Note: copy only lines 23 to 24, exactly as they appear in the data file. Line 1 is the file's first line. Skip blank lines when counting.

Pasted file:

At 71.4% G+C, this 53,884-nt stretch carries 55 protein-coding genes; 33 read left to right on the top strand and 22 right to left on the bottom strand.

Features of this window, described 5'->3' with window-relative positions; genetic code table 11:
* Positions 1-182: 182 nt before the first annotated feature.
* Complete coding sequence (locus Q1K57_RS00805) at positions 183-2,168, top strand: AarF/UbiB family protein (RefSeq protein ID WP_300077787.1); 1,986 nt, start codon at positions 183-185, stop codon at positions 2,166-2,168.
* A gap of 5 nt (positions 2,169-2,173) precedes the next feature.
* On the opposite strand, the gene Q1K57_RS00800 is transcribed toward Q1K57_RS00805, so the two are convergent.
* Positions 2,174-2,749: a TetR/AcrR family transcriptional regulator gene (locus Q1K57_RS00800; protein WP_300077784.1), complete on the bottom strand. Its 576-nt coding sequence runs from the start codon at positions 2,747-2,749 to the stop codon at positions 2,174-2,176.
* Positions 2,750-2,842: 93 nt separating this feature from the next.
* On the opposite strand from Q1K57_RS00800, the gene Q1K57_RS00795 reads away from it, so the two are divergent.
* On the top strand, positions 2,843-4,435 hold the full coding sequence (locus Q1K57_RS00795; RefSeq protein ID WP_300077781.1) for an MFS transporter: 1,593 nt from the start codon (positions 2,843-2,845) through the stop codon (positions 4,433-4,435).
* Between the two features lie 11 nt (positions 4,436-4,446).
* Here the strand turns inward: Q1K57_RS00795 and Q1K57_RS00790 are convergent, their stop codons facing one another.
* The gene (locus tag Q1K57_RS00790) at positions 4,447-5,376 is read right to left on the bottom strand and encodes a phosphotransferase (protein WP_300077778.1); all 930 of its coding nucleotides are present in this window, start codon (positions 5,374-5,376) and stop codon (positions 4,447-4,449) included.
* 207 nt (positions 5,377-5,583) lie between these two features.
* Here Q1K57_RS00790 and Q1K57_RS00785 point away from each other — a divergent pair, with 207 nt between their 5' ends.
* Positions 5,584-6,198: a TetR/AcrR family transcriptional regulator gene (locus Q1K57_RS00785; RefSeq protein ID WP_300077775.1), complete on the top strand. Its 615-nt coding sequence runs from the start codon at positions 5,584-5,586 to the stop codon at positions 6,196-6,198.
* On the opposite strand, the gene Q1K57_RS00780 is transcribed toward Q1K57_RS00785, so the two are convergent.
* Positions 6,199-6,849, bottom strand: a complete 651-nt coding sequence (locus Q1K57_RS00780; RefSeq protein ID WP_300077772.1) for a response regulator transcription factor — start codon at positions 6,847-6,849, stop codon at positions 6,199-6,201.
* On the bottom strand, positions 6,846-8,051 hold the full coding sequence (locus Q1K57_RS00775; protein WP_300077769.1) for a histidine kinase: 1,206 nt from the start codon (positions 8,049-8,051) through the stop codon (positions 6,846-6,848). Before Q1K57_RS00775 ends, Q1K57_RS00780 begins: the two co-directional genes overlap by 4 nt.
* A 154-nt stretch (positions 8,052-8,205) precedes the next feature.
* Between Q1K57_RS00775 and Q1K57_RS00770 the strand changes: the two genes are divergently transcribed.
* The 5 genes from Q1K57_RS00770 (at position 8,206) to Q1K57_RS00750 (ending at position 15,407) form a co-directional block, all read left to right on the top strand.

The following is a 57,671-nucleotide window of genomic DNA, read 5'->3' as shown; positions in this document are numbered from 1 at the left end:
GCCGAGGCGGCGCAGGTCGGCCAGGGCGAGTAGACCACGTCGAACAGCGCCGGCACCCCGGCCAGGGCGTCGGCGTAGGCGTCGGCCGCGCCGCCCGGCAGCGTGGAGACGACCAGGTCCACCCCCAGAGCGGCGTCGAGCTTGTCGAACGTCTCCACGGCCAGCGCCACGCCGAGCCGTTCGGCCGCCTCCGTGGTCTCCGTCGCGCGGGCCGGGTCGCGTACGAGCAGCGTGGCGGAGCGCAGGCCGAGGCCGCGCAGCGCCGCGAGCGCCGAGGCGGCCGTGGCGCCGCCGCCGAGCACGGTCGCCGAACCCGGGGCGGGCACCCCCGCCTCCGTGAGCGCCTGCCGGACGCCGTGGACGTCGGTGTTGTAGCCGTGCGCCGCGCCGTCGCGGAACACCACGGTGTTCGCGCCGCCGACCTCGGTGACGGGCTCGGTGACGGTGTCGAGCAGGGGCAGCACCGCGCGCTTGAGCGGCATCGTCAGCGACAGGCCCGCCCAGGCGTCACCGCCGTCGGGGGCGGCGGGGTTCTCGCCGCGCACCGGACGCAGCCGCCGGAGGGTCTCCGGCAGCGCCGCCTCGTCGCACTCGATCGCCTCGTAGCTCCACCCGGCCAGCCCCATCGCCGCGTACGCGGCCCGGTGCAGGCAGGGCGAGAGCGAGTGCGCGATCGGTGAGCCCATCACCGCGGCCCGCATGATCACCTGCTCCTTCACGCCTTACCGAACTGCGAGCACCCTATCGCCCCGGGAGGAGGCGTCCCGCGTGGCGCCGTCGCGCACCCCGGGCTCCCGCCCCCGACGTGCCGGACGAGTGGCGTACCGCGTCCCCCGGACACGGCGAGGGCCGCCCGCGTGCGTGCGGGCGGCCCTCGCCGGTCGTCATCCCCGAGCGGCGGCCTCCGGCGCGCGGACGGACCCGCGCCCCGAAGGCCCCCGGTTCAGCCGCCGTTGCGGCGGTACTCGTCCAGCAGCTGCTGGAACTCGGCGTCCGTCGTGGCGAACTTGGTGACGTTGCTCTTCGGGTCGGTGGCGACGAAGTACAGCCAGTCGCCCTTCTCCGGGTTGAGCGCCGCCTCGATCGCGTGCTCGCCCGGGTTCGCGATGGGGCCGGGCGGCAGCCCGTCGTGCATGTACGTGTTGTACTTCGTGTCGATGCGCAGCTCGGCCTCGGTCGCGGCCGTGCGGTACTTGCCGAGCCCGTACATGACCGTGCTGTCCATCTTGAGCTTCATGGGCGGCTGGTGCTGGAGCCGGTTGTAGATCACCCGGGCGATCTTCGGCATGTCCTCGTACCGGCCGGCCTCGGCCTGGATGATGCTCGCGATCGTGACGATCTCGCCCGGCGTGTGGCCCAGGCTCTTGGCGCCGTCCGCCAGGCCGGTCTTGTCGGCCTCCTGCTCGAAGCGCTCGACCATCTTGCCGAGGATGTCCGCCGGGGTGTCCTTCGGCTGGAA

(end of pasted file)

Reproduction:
The following is a 57,671-nucleotide window of genomic DNA, read 5'->3' as shown; positions in this document are numbered from 1 at the left end:
GCCGAGGCGGCGCAGGTCGGCCAGGGCGAGTAGACCACGTCGAACAGCGCCGGCACCCCGGCCAGGGCGTCGGCGTAGGCGTCGGCCGCGCCGCCCGGCAGCGTGGAGACGACCAGGTCCACCCCCAGAGCGGCGTCGAGCTTGTCGAACGTCTCCACGGCCAGCGCCACGCCGAGCCGTTCGGCCGCCTCCGTGGTCTCCGTCGCGCGGGCCGGGTCGCGTACGAGCAGCGTGGCGGAGCGCAGGCCGAGGCCGCGCAGCGCCGCGAGCGCCGAGGCGGCCGTGGCGCCGCCGCCGAGCACGGTCGCCGAACCCGGGGCGGGCACCCCCGCCTCCGTGAGCGCCTGCCGGACGCCGTGGACGTCGGTGTTGTAGCCGTGCGCCGCGCCGTCGCGGAACACCACGGTGTTCGCGCCGCCGACCTCGGTGACGGGCTCGGTGACGGTGTCGAGCAGGGGCAGCACCGCGCGCTTGAGCGGCATCGTCAGCGACAGGCCCGCCCAGGCGTCACCGCCGTCGGGGGCGGCGGGGTTCTCGCCGCGCACCGGACGCAGCCGCCGGAGGGTCTCCGGCAGCGCCGCCTCGTCGCACTCGATCGCCTCGTAGCTCCACCCGGCCAGCCCCATCGCCGCGTACGCGGCCCGGTGCAGGCAGGGCGAGAGCGAGTGCGCGATCGGTGAGCCCATCACCGCGGCCCGCATGATCACCTGCTCCTTCACGCCTTACCGAACTGCGAGCACCCTATCGCCCCGGGAGGAGGCGTCCCGCGTGGCGCCGTCGCGCACCCCGGGCTCCCGCCCCCGACGTGCCGGACGAGTGGCGTACCGCGTCCCCCGGACACGGCGAGGGCCGCCCGCGTGCGTGCGGGCGGCCCTCGCCGGTCGTCATCCCCGAGCGGCGGCCTCCGGCGCGCGGACGGACCCGCGCCCCGAAGGCCCCCGGTTCAGCCGCCGTTGCGGCGGTACTCGTCCAGCAGCTGCTGGAACTCGGCGTCCGTCGTGGCGAACTTGGTGACGTTGCTCTTCGGGTCGGTGGCGACGAAGTACAGCCAGTCGCCCTTCTCCGGGTTGAGCGCCGCCTCGATCGCGTGCTCGCCCGGGTTCGCGATGGGGCCGGGCGGCAGCCCGTCGTGCATGTACGTGTTGTACTTCGTGTCGATGCGCAGCTCGGCCTCGGTCGCGGCCGTGCGGTACTTGCCGAGCCCGTACATGACCGTGCTGTCCATCTTGAGCTTCATGGGCGGCTGGTGCTGGAGCCGGTTGTAGATCACCCGGGCGATCTTCGGCATGTCCTCGTACCGGCCGGCCTCGGCCTGGATGATGCTCGCGATCGTGACGATCTCGCCCGGCGTGTGGCCCAGGCTCTTGGCGCCGTCCGCCAGGCCGGTCTTGTCGGCCTCCTGCTCGAAGCGCTCGACCATCTTGCCGAGGATGTCCGCCGGGGTGTCCTTCGGCTGGAA